Remove Ads from the Lock Screen on Surface

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Remove Ads from the Lock Screen on Surface

Tip Of The Week: How To Remove Ads From The Lock screen

Did you notice the lock screen picture on your Surface change after a reset?

Or, did you, perhaps, just start seeing new advertisements?

If so, you’re not alone. One of the updates in February added a “feature” to Windows 10 that allows Microsoft to push pictures and even ads to your Surface which get displayed on the lock screen.

Frankly, privacy issues aside, this behavior really annoys me. Think about it, I paid full price for this device and it wasn’t cheap but now Microsoft is pushing advertisements to my device without even asking for permission, really?

Yes, I know there is legalese that can be twisted into a saying that I agreed to seeing ads somewhere in that giant EULA for Windows 10. Hell, it wouldn’t surprise me if I agreed to be Bill Gate’s towel boy in one of the hundred of EULA’s I’ve signed over the years but it’s the principal of the thing that annoys me.

If it was a deal more like Amazon’s Kindle Paper White, where you can get $$$ off the purchase price in exchange for agreeing to see the ads, I might be a little more accepting. However, since I didn’t get a choice, I want to remove the ads from the lock screen.

Remove Ads from the Lock Screen: The Steps

So, if you’re like me and don’t like that Microsoft, not only removed your favorite lock screen picture, but also started pushing random ads, follow these steps to get rid of them:

  • Bring up All Settings then navigate to the Personalization screen then select the Lock Screen tab.

Remove Ads from the Lock Screen on Surface

  • On the right side, change the Background pull down from Windows spotlight (this is where the ads come from) to either Picture or Slideshow. Pick one option or the other, depending on your personal preference.
  • Next, set the Get fun facts, tips, tricks, and more on your lock screen option to Off.

Remove Ads from the Lock Screen on Surface

Now when your Surface’s screen is locked (like right after a restart), you will no longer see random pictures and advertisements, instead, you can set it to your favorite picture again. Oh, and you will no longer get those annoying screen popups with tips – unless of course you want them, in which case, skip the last step from the list above.

This little tip should help you become less bitter (as I am), regarding Microsoft adding this “feature” to Windows 10 to benefit themselves. Hey, I don’t have a problem with ads, everyone needs to make a living, it’s more an issue with the double-charging model. First for the device and then the ads.

Didn’t I tell you I was a pessimist?

Tim

 


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is a professional geek with over 23 years of experience working in Information Technology and dealing with everything from large-scale storage to remote systems management and automation for organizations such as Texas Instruments, Mobil Oil, and the University of Michigan (where he was an Academic IT Director). He co-founded JTRTech along with Joanna to realize his long-time dream of working for himself.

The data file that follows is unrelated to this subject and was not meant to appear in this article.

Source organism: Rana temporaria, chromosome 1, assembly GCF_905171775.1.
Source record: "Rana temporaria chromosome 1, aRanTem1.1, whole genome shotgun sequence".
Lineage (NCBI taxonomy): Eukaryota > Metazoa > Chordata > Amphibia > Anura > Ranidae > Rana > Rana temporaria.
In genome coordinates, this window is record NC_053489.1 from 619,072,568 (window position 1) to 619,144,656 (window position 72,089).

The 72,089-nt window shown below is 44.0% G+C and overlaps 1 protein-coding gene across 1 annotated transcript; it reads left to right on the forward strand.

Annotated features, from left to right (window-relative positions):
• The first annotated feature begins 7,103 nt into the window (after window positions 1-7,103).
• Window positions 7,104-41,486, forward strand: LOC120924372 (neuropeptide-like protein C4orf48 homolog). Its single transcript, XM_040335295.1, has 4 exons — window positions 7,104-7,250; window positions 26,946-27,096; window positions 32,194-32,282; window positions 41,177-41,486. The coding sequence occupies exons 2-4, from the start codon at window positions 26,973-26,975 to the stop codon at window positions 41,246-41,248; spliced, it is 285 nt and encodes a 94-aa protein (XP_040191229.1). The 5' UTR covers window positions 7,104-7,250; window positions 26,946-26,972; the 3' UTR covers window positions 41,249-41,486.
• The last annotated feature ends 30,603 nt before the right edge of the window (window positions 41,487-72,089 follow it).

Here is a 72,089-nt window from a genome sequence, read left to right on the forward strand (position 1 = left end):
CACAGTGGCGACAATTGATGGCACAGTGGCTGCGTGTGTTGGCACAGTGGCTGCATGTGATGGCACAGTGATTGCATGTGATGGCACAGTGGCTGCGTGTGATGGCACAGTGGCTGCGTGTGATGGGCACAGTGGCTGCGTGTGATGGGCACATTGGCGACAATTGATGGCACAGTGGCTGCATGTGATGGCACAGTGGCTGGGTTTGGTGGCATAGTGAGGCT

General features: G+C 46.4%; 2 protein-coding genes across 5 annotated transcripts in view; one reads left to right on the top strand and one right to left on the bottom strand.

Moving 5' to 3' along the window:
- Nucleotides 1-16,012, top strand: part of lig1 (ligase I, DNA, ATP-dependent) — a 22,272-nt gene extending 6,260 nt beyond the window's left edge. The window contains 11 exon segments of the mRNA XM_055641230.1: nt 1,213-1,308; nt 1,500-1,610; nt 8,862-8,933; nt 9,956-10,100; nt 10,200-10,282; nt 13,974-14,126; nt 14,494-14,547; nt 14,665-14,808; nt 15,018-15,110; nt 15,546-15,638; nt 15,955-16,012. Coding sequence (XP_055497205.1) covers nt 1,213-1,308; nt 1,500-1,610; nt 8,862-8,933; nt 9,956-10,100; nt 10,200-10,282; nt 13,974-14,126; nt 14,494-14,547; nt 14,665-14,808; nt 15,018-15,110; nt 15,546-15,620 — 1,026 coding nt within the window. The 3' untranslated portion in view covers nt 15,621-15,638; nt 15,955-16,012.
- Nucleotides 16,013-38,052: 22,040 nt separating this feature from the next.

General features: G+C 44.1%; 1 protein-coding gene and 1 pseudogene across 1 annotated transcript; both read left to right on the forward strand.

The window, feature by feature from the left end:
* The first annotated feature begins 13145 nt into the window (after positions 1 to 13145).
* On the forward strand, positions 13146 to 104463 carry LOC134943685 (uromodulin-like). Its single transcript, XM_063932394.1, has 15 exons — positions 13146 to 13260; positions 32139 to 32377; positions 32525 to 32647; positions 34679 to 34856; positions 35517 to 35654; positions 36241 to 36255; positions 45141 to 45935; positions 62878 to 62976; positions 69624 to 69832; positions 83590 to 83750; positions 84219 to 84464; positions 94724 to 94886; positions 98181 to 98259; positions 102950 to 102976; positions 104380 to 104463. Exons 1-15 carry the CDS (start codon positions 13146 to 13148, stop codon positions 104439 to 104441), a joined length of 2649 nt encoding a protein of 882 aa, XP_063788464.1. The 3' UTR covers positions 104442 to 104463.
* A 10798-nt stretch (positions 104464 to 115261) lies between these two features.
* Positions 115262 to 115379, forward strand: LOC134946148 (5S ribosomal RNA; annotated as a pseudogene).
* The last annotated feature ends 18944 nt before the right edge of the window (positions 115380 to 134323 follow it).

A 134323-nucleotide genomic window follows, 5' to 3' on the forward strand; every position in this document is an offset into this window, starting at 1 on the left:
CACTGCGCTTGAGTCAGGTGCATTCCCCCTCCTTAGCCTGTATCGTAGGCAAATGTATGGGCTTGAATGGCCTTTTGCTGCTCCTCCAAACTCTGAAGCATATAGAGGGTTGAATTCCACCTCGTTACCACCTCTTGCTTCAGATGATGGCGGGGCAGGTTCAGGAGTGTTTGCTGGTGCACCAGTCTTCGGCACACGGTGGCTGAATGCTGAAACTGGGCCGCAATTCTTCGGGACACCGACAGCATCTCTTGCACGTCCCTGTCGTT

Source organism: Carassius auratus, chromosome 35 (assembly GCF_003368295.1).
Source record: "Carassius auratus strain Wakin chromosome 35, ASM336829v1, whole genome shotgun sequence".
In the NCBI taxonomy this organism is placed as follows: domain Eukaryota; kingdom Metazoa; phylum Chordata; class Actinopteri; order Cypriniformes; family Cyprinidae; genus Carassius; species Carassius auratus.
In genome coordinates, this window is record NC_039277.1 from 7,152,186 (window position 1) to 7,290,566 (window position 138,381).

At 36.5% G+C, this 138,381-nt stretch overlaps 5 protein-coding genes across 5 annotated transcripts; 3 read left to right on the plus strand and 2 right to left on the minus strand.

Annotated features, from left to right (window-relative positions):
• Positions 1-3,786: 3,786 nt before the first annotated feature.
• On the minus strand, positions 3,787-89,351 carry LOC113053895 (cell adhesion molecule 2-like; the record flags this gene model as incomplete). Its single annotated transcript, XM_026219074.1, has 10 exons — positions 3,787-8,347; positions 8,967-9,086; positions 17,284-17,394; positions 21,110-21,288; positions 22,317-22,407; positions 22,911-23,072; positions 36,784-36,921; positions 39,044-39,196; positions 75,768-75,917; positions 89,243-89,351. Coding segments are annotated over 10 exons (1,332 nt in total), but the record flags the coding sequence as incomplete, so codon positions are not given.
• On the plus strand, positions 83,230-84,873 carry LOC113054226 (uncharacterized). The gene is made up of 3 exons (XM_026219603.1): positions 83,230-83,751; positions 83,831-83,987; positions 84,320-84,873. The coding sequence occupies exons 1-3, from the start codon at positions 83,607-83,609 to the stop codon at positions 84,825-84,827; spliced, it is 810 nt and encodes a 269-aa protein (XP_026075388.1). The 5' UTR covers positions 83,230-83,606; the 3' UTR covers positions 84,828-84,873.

4 COMMENTS

  1. Ever since I use Windows Spotlight (no ads yet though) I was wondering how the hell the finance that. Because they are showing changing brilliant Hi-quality pictures which is quite expansive work which needs to be licenced and paid for. It’s a clever idea to link this with ads if this is what it takes. If you switch off Windows spotlight you can also switch off the ads so that’s not an issue. As a photographer it makes me quite bitter to read that people see pictures like that and think they should get this for free hence getting annoyed when there’re some paid ads coming with them. It’s just an offer, man, you don’t need to take it! But don’t expect free use of brilliant photography then either.

    • Anyone can be a competent photographer with current technology. Its no big deal so get over your ego and join the real world where the constant bombardment with ALL adverts however slick just irritates. If I want any of your photos (never will) I’ll buy them off you; but if you ever advertise I will apply the “never buy anything that is advertised rule” (my personal regime).

  2. Nothing ‘pessimis[ic]’ about not wanting to be pestered with ads. Spotlight has only showed me nice photography, but it asks “do you like what you see? We’ll keep this feedback in mind for developement”, or something to that affect. I had a suspicion that advertisements were the end goal.

    I completely relate to the feeling, ‘ Think about it, I paid full price for this device and it wasn’t cheap but now Microsoft is pushing advertisements to my device without even asking for permission, really?’ This is how I feel about bloatware, start/corina searches and, I think I wanna go there, conduit trojan bing highjacks! Microsoft’s poor judgement at the Xbox One launch pretty clearly shows their disconnect from their customer base.

    However, I really like my surface book. As an artist, this device really feels like it was made for me. But, this is the first time I have had Window’s for almost a decade. So far there hasn’t been too many presumptuous moves by Microsoft. We’ll see.

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